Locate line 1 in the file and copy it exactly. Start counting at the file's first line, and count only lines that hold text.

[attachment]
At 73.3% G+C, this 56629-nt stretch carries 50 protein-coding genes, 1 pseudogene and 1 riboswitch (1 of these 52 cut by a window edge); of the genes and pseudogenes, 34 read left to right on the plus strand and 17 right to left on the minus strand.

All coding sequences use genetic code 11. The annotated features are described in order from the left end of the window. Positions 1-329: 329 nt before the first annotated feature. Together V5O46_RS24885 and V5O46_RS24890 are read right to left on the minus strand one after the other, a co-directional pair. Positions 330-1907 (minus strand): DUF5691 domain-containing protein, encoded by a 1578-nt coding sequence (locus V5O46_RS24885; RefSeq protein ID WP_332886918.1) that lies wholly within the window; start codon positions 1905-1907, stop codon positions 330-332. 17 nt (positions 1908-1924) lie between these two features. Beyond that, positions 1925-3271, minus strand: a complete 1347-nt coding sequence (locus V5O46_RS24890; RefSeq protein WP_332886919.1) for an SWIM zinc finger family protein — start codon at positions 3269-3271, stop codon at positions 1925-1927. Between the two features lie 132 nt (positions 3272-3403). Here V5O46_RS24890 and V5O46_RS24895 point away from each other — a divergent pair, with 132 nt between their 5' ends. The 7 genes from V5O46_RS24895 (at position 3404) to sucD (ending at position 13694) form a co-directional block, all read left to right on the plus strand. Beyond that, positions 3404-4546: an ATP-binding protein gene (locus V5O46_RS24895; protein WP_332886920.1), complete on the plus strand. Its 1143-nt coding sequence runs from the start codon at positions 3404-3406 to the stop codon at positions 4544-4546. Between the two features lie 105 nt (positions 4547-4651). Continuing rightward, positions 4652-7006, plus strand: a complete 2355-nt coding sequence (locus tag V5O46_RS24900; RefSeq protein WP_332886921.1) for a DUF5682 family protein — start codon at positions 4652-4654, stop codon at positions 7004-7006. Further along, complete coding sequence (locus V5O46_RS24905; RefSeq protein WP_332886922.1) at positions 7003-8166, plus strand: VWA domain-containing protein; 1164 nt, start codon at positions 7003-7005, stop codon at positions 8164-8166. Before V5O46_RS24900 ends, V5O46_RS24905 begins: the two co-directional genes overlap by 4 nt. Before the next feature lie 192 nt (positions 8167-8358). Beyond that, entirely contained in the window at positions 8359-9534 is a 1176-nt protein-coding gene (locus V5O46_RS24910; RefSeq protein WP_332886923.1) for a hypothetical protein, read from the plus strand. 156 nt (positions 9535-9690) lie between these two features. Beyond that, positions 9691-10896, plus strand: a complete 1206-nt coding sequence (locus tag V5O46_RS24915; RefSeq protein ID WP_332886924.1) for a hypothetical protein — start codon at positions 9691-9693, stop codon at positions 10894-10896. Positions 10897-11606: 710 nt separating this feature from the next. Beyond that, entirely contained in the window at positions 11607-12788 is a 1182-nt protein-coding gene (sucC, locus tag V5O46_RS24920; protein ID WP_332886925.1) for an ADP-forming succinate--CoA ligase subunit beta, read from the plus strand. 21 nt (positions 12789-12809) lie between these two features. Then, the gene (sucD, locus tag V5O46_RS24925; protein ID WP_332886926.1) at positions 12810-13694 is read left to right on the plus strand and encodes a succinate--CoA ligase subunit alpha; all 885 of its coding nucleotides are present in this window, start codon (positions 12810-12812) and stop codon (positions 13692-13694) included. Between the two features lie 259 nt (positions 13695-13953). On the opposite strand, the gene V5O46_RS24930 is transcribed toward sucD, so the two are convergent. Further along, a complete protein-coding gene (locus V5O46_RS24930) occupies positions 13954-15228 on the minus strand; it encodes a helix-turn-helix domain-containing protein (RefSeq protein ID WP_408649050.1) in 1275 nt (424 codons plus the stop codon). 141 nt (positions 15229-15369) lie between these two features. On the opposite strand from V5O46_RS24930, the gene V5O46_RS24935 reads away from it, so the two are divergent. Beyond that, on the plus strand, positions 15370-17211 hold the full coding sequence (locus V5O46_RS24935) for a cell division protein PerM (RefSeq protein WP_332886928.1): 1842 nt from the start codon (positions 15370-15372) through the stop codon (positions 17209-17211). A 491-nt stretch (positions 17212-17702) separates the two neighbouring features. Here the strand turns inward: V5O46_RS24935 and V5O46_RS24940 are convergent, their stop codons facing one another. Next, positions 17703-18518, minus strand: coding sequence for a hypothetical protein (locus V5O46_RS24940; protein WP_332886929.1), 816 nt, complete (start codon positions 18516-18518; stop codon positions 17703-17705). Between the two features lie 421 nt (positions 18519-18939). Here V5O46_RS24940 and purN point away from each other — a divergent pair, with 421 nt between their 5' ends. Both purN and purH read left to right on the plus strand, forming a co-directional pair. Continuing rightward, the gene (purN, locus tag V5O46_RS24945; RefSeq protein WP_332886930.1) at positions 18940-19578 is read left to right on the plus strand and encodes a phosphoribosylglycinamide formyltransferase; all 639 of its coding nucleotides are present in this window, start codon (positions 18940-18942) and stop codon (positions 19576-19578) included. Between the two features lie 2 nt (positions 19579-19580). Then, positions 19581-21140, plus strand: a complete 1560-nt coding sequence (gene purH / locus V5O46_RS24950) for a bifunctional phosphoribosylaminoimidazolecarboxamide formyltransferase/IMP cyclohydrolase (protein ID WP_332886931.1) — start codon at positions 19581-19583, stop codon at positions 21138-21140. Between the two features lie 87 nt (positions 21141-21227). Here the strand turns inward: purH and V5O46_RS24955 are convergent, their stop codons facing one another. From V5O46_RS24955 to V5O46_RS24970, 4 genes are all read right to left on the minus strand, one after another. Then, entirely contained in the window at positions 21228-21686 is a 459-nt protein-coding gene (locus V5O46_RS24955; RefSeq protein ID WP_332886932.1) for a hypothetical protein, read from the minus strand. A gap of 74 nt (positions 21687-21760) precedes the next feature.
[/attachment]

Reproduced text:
At 73.3% G+C, this 56629-nt stretch carries 50 protein-coding genes, 1 pseudogene and 1 riboswitch (1 of these 52 cut by a window edge); of the genes and pseudogenes, 34 read left to right on the plus strand and 17 right to left on the minus strand.